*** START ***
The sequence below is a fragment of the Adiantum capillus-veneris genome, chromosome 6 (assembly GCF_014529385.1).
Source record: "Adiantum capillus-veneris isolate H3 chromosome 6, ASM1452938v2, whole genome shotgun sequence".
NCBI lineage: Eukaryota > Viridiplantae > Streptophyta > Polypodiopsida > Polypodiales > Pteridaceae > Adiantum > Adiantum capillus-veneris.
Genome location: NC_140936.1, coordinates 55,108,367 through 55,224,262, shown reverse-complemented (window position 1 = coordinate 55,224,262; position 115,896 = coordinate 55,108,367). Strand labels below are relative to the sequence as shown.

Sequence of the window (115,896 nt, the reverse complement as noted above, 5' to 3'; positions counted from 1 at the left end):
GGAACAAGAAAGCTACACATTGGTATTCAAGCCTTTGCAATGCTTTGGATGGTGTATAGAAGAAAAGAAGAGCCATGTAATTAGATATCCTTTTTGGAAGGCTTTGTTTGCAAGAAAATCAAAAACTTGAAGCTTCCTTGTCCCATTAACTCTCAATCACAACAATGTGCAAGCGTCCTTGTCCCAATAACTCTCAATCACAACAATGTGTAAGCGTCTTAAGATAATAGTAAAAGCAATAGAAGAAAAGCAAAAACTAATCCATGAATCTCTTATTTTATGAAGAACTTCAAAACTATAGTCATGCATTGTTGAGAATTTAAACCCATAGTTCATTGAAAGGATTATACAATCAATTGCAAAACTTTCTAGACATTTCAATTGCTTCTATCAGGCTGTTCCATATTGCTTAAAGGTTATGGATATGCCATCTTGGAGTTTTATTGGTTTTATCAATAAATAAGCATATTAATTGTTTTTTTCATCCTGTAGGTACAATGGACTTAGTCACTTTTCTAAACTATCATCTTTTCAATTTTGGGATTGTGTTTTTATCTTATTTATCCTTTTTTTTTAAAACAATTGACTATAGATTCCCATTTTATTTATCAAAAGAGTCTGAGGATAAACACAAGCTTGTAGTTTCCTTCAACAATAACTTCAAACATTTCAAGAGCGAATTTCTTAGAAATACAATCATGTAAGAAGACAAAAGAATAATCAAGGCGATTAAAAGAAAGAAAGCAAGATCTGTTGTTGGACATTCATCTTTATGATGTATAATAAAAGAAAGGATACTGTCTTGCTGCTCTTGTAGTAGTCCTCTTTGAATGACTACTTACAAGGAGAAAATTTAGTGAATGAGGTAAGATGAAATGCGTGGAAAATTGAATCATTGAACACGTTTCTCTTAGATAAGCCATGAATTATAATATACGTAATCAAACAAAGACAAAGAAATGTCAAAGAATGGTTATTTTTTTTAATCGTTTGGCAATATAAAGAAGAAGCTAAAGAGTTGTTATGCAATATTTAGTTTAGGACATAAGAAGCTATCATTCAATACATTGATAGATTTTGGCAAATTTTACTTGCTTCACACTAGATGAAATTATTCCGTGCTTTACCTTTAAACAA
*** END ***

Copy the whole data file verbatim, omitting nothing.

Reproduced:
The sequence below is a fragment of the Adiantum capillus-veneris genome, chromosome 6 (assembly GCF_014529385.1).
Source record: "Adiantum capillus-veneris isolate H3 chromosome 6, ASM1452938v2, whole genome shotgun sequence".
NCBI lineage: Eukaryota > Viridiplantae > Streptophyta > Polypodiopsida > Polypodiales > Pteridaceae > Adiantum > Adiantum capillus-veneris.
Genome location: NC_140936.1, coordinates 55,108,367 through 55,224,262, shown reverse-complemented (window position 1 = coordinate 55,224,262; position 115,896 = coordinate 55,108,367). Strand labels below are relative to the sequence as shown.

Sequence of the window (115,896 nt, the reverse complement as noted above, 5' to 3'; positions counted from 1 at the left end):
GGAACAAGAAAGCTACACATTGGTATTCAAGCCTTTGCAATGCTTTGGATGGTGTATAGAAGAAAAGAAGAGCCATGTAATTAGATATCCTTTTTGGAAGGCTTTGTTTGCAAGAAAATCAAAAACTTGAAGCTTCCTTGTCCCATTAACTCTCAATCACAACAATGTGCAAGCGTCCTTGTCCCAATAACTCTCAATCACAACAATGTGTAAGCGTCTTAAGATAATAGTAAAAGCAATAGAAGAAAAGCAAAAACTAATCCATGAATCTCTTATTTTATGAAGAACTTCAAAACTATAGTCATGCATTGTTGAGAATTTAAACCCATAGTTCATTGAAAGGATTATACAATCAATTGCAAAACTTTCTAGACATTTCAATTGCTTCTATCAGGCTGTTCCATATTGCTTAAAGGTTATGGATATGCCATCTTGGAGTTTTATTGGTTTTATCAATAAATAAGCATATTAATTGTTTTTTTCATCCTGTAGGTACAATGGACTTAGTCACTTTTCTAAACTATCATCTTTTCAATTTTGGGATTGTGTTTTTATCTTATTTATCCTTTTTTTTTAAAACAATTGACTATAGATTCCCATTTTATTTATCAAAAGAGTCTGAGGATAAACACAAGCTTGTAGTTTCCTTCAACAATAACTTCAAACATTTCAAGAGCGAATTTCTTAGAAATACAATCATGTAAGAAGACAAAAGAATAATCAAGGCGATTAAAAGAAAGAAAGCAAGATCTGTTGTTGGACATTCATCTTTATGATGTATAATAAAAGAAAGGATACTGTCTTGCTGCTCTTGTAGTAGTCCTCTTTGAATGACTACTTACAAGGAGAAAATTTAGTGAATGAGGTAAGATGAAATGCGTGGAAAATTGAATCATTGAACACGTTTCTCTTAGATAAGCCATGAATTATAATATACGTAATCAAACAAAGACAAAGAAATGTCAAAGAATGGTTATTTTTTTTAATCGTTTGGCAATATAAAGAAGAAGCTAAAGAGTTGTTATGCAATATTTAGTTTAGGACATAAGAAGCTATCATTCAATACATTGATAGATTTTGGCAAATTTTACTTGCTTCACACTAGATGAAATTATTCCGTGCTTTACCTTTAAACAA